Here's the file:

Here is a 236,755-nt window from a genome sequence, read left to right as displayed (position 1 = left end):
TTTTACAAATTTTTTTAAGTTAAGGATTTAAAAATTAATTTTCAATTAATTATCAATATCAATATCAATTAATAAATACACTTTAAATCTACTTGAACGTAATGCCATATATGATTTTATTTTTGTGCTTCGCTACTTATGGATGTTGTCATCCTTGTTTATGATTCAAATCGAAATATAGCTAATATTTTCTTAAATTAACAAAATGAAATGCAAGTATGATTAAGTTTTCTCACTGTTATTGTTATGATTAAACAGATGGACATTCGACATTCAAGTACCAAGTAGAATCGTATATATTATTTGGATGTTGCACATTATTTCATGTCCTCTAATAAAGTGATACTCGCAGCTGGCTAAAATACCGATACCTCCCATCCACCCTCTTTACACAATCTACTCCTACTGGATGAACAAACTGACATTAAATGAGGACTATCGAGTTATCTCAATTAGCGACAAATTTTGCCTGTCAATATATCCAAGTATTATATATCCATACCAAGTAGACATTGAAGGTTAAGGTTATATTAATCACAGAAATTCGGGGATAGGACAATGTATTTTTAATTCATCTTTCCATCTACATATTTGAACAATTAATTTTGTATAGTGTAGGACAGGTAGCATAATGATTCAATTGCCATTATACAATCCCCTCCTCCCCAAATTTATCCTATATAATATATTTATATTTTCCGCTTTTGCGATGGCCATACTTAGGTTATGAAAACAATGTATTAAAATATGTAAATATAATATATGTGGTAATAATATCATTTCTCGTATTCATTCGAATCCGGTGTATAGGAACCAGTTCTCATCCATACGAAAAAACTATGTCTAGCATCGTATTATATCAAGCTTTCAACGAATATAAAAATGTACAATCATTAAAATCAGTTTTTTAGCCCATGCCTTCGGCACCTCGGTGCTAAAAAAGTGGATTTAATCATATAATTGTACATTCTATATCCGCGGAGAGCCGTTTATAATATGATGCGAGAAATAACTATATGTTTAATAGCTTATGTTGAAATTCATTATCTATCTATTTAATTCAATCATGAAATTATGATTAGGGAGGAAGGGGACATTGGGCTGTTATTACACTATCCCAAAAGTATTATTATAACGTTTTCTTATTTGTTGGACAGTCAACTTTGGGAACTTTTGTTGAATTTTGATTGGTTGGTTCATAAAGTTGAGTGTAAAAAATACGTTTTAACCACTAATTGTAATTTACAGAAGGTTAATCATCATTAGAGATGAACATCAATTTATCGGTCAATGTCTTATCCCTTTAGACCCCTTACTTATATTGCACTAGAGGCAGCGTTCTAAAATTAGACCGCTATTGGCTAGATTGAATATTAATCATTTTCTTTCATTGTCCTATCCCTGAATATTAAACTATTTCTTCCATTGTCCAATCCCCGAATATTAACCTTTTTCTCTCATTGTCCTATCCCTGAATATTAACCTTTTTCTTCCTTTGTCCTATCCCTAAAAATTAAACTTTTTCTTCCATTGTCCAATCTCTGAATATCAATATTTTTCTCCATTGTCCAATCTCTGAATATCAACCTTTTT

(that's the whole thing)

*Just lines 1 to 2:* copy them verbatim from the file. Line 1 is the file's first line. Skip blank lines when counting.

Here is a 236,755-nt window from a genome sequence, read left to right as displayed (position 1 = left end):
TTTTACAAATTTTTTTAAGTTAAGGATTTAAAAATTAATTTTCAATTAATTATCAATATCAATATCAATTAATAAATACACTTTAAATCTACTTGAACGTAATGCCATATATGATTTTATTTTTGTGCTTCGCTACTTATGGATGTTGTCATCCTTGTTTATGATTCAAATCGAAATATAGCTAATATTTTCTTAAATTAACAAAATGAAATGCAAGTATGATTAAGTTTTCTCACTGTTATTGTTATGATTAAACAGATGGACATTCGACATTCAAGTACCAAGTAGAATCGTATATATTATTTGGATGTTGCACATTATTTCATGTCCTCTAATAAAGTGATACTCGCAGCTGGCTAAAATACCGATACCTCCCATCCACCCTCTTTACACAATCTACTCCTACTGGATGAACAAACTGACATTAAATGAGGACTATCGAGTTATCTCAATTAGCGACAAATTTTGCCTGTCAATATATCCAAGTATTATATATCCATACCAAGTAGACATTGAAGGTTAAGGTTATATTAATCACAGAAATTCGGGGATAGGACAATGTATTTTTAATTCATCTTTCCATCTACATATTTGAACAATTAATTTTGTATAGTGTAGGACAGGTAGCATAATGATTCAATTGCCATTATACAATCCCCTCCTCCCCAAATTTATCCTATATAATATATTTATATTTTCCGCTTTTGCGATGGCCATACTTAGGTTATGAAAACAATGTATTAAAATATGTAAATATAATATATGTGGTAATAATATCATTTCTCGTATTCATTCGAATCCGGTGTATAGGAACCAGTTCTCATCCATACGAAAAAACTATGTCTAGCATCGTATTATATCAAGCTTTCAACGAATATAAAAATGTACAATCATTAAAATCAGTTTTTTAGCCCATGCCTTCGGCACCTCGGTGCTAAAAAAGTGGATTTAATCATATAATTGTACATTCTATATCCGCGGAGAGCCGTTTATAATATGATGCGAGAAATAACTATATGTTTAATAGCTTATGTTGAAATTCATTATCTATCTATTTAATTCAATCATGAAATTATGATTAGGGAGGAAGGGGACATTGGGCTGTTATTACACTATCCCAAAAGTATTATTATAACGTTTTCTTATTTGTTGGACAGTCAACTTTGGGAACTTTTGTTGAATTTTGATTGGTTGGTTCATAAAGTTGAGTGTAAAAAATACGTTTTAACCACTAATTGTAATTTACAGAAGGTTAATCATCATTAGAGATGAACATCAATTTATCGGTCAATGTCTTATCCCTTTAGACCCCTTACTTATATTGCACTAGAGGCAGCGTTCTAAAATTAGACCGCTATTGGCTAGATTGAATATTAATCATTTTCTTTCATTGTCCTATCCCTGAATATTAAACTATTTCTTCCATTGTCCAATCCCCGAATATTAACCTTTTTCTCTCATTGTCCTATCCCTGAATATTAACCTTTTTCTTCCTTTGTCCTATCCCTAAAAATTAAACTTTTTCTTCCATTGTCCAATCTCTGAATATCAATATTTTTCTCCATTGTCCAATCTCTGAATATCAACCTTTTT